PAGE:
There are frequently problems with car crime in the Stanage area. DO NOT LEAVE ANY VALUABLES ON DISPLAY IN CARS OR MINIBUSES.
Camper vans are becoming an issue with local residents and farmers as their concerns over human waste (and contamination of water supplies) increase with the number of vans overnighting in the various parking areas and laybys there. Please respect this incredible area and the people living wihin it by not overnighting in campervans at Stanage - a number of formal campsites are available locally including North Lees campsite.
Ring ouzels are nesting on Stanage, Burbage and Bamford this year. The nest sites change quickly and frequently as ring ouzels often have several broods each year with different nest sites for each brood. On site signage will be up around any of the nest sites where climbing may impact on the birds and this is always up to date and accurate.
Stanage from High Neb westwards (and Bamford Edge, Moscar, Derwent & Hallam Moors) has a permenant dog restriction and in addition can be for land management reasons, as allowed under the CRoW Act (which allows the landowner to restrict access for up to 28 days per year). Full details of any restrictions and the areas affected can be found by searching for 'Stanage' on the Natural England open access maps website and scrolling to the restrictions section at the bottom of the page.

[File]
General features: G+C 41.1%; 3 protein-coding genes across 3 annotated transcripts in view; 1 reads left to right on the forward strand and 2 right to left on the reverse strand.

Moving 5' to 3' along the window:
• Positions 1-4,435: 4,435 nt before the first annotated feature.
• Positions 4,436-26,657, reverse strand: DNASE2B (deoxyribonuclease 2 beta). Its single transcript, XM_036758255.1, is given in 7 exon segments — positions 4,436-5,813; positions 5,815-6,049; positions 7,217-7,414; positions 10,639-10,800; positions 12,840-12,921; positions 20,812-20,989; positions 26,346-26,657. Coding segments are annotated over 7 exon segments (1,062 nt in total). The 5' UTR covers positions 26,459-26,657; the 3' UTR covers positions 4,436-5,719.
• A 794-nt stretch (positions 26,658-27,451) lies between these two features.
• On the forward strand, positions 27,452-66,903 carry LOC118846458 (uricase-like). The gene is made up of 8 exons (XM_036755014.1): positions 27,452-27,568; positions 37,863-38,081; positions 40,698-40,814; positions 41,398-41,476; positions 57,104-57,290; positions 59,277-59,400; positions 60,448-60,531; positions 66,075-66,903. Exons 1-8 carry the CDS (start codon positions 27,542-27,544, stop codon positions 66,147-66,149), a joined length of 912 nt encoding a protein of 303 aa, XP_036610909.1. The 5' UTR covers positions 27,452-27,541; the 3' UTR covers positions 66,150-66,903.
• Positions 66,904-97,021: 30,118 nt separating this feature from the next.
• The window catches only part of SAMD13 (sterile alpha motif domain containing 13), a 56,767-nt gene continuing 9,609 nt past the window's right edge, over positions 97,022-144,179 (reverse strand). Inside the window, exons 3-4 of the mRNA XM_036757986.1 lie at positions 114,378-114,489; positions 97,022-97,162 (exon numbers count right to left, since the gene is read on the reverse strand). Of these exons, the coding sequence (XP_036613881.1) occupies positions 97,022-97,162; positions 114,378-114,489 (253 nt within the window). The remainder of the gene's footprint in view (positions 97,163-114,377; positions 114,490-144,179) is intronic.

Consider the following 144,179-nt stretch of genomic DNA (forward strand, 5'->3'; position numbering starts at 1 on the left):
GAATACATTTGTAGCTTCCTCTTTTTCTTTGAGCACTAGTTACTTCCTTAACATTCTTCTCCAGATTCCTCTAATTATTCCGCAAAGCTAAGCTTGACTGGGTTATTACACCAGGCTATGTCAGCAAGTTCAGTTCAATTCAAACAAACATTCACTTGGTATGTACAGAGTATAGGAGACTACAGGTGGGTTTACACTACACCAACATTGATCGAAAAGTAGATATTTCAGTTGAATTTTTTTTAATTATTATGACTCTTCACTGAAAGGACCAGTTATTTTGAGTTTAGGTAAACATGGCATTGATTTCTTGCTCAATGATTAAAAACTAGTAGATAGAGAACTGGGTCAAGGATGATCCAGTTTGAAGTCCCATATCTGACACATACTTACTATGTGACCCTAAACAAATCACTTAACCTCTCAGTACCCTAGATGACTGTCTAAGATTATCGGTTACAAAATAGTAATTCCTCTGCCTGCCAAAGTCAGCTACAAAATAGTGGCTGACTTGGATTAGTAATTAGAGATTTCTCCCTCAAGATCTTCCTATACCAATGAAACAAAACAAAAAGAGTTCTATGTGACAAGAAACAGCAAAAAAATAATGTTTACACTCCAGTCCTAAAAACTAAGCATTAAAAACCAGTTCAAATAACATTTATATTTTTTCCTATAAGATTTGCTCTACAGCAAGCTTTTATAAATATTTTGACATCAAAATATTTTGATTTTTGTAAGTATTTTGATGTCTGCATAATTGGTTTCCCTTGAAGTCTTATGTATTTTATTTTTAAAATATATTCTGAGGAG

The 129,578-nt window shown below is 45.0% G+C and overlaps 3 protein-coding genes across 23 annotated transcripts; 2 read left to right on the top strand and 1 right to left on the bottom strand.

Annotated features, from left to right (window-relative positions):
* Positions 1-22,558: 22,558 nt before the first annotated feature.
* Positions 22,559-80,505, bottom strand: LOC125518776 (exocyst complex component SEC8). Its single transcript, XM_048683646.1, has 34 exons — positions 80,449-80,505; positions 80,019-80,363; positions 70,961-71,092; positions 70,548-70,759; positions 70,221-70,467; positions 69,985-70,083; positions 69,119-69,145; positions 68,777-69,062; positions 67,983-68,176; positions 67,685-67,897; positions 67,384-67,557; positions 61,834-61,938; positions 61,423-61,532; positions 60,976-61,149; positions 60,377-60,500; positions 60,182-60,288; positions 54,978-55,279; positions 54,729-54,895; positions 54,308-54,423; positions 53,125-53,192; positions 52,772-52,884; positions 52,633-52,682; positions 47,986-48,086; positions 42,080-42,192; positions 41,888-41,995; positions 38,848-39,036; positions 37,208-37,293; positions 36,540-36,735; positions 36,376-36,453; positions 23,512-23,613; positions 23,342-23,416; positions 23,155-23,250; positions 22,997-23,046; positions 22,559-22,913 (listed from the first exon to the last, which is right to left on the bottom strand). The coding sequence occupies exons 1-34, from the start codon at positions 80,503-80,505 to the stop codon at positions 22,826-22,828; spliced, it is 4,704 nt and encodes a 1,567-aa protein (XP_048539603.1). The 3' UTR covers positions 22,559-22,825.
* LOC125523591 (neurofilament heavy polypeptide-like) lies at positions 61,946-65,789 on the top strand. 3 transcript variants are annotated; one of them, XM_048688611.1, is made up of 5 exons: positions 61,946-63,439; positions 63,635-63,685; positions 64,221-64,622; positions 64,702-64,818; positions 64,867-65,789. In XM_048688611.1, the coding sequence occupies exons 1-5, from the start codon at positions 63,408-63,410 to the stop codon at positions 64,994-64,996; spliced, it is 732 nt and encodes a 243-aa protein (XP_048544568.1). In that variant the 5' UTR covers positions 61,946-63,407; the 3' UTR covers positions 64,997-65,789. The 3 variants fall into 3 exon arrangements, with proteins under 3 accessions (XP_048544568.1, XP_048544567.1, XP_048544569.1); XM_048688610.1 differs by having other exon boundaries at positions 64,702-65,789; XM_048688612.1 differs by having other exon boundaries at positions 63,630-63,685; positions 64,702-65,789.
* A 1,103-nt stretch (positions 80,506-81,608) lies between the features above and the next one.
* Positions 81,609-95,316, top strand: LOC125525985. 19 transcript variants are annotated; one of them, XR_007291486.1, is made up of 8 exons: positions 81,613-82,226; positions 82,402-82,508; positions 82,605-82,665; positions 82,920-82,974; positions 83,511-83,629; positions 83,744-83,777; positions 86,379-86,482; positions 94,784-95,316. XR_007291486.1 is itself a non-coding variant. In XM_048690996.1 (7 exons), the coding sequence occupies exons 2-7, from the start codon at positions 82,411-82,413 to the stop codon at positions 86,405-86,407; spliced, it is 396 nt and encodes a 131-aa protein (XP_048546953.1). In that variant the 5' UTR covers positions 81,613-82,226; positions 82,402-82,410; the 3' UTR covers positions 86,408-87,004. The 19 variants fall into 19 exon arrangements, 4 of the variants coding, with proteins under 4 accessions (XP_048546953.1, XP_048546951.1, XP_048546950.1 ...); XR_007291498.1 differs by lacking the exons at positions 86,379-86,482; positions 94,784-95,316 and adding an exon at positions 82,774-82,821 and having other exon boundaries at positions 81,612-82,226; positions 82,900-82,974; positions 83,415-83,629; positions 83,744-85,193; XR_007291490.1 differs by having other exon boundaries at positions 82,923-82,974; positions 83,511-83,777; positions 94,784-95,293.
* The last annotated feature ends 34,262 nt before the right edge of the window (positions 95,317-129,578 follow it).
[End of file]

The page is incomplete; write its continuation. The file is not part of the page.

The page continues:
These closures do not affect public rights of way (which remain open) or the concessionary paths to Stanage.
Parking and Approach
Stanage is one of the most frequented crags in the world. On busy weekends parking can be a problem and the PDNPA have introduced a series of traffic management measures to address this. This includes creating formal parking areas, roadside bunds and reduced speed limits. There are now 310 formal parking spaces on the North Lees Estate which should be sufficient on all but the busiest weekends.
Open access land, designated under the Countryside & Rights of Way Act (2000) give area access rather than linear access as provided by public rights of way. It also gives a legal right of access specifically for climbing, as well as walking and other quiet recreation on foot.
Please bear in mind however that the landowner still has the right to restrict access for up to 28 days per year (often used on public safety grounds for shooting in moorland areas), and can also apply for longer term restrictions with Natural England (such as bans on dogs, or regular restrictions during particular times of year). It is important to check for these restrictions regularly as they can be added at short notice – all details for open access land in England can be found on Natural England’s website.